Tuesday, April 11, 2017

Imaike Go Now 2017 Day 1

A friend gave me a heads up about Imaike Go Now during one of my Japan trips and it just so happened to fall on a free day, so I arranged a short outing to Nagoya with the help of the almighty JR Pass. If someone told me I would be living in Nagoya years later to catch the event again, I wouldn't have believed them. But there I was, taking the subway a few stops over to Imaike the morning of the first day of the show.

The event was a single day gig in 2015 but this time around they had it going for two days. Other than that, the live houses were the same and the mix of bands also similar. It was rather uncanny having traversed these same streets and live houses before, only now the neighborhood is much more familiar to me.

Chiina @ 3-Star Imaike
I arrived at 3-star Imaike to get my wristband and see the first band of the first day, Chiina. I wrote about Chiina previously when I saw them in Tokyo and they've come a long way since then, releasing a few new records that I still haven't heard and collaborating with a bigger ensemble they call the Chiina Philharmonic Orchestra. I don't think I recognized any of the songs they played at this gig so perhaps that's why they didn't seem as fun as when I saw them right after they released the fantastic Granville, but they still played lighthearted folk music that made the audience smile.

HINTO @ 3-Star Imaike
Sparta Locals was always talked about among people in the overseas Japanese indie music loving community but like many other groups, they just never happened to make a big impact on me. The vocalist/guitarist of the band went on to form Hinto and while I never listened to them either they turned out to be quite good on stage. Lots of girls were in the audience but I couldn't see what was to attractive about the guy. I guess they really like the twangy guitar sound they happen to be known for.

Open Reel Ensemble @ 3-Star Imaike
The next act I went to was in the same club but this time the floor wasn't half as packed and people merely lined the walls, uninterested. But when Open Reel Ensemble revealed their repertoire of instruments--three old film reel machines hooked up to a central sound board unit--people began to take interest. The three fiddled with the machines like they were turntables, stopping, and rewinding various segments of a track. At one time they sampled the call backs of the audience into one of the songs, using the reel to record and play back our voices in sync with the track. The music was fantastic--I always enjoy electronic music live more than I think I will--and seeing three guys busy running back and forth to stop spinning reels and adjust the sound deck makes for quite a performance. Definitely a unique experience and a breath of fresh air from all the rock oriented groups I saw.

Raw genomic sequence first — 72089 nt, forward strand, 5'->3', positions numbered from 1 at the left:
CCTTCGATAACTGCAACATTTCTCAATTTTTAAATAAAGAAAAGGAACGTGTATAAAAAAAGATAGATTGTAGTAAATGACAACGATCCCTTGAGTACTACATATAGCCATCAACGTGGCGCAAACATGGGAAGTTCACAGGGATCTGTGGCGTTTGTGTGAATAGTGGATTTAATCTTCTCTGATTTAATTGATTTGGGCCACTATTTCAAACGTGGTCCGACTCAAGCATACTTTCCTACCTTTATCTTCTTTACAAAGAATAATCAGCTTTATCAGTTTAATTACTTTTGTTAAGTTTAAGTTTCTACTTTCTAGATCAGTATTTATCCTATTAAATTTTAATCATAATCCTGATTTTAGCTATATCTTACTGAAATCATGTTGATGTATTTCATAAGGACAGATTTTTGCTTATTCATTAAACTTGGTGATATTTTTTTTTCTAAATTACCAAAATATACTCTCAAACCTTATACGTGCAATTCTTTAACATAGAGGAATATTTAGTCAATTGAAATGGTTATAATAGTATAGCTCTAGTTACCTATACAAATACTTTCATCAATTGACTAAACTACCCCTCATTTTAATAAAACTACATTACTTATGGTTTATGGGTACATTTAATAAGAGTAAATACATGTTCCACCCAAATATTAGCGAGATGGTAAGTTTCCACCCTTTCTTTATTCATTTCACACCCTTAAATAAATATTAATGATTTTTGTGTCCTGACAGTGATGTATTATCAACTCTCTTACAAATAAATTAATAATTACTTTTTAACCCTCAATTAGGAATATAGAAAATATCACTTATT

Klan Aileen @ Huck Finn
The two members of Klan Aileen dished out some abrasive, dark sort of rock music that doesn't sound anything like the straightforward sound their studio recordings have. All of the effects stripped away they come across as a lot more dynamic, the drummer pounding away and the guitars blaring. Then again, maybe it was just because I saw these guys while standing in front of the speaker...Anyway, they were definitely fantastic live.

Mass of the Fermenting Dregs @ 3-Star Imaike
I couldn't let the night go by without seeing Mass of the Fermenting Dregs. Natsuko on the bass is legendary for her stage antics and the band also puts on a stellar performance--it was hard to get a picture when they were all putting so much energy into playing the music. It had been so long since I actually put on a MotFD CD that I couldn't hum the melody to any of their songs but like magic I would suddenly find myself familiar with all the songs they belted out. I found myself engulfed in the soaring soundscapes as much as I was in waves of nostalgia, recalling just how much I used to listen to this band years ago but was only seeing live for the first time. It was a great way to end the night, and I came out of the club feeling like I got a lot more than I expected.

Triple Fire @ Tokuzo
There was still time to see one more band and I chose to see Triple Fire, a sort of comedy-band that didn't really take itself too seriously but proved to be really popular. Their vocalist staggered across the stage muttering more than he was actually singing while the three bandmen behind him were dead serious about the music they were playing. I can't describe their sound very well, but it was very calculated--nothing like the singer who was rambling on aimlessly to their accompaniment.

After a whole day of standing and running around I didn't realize how tired I was until I got home and it dawned on me that I would have to do this all over again the next day.

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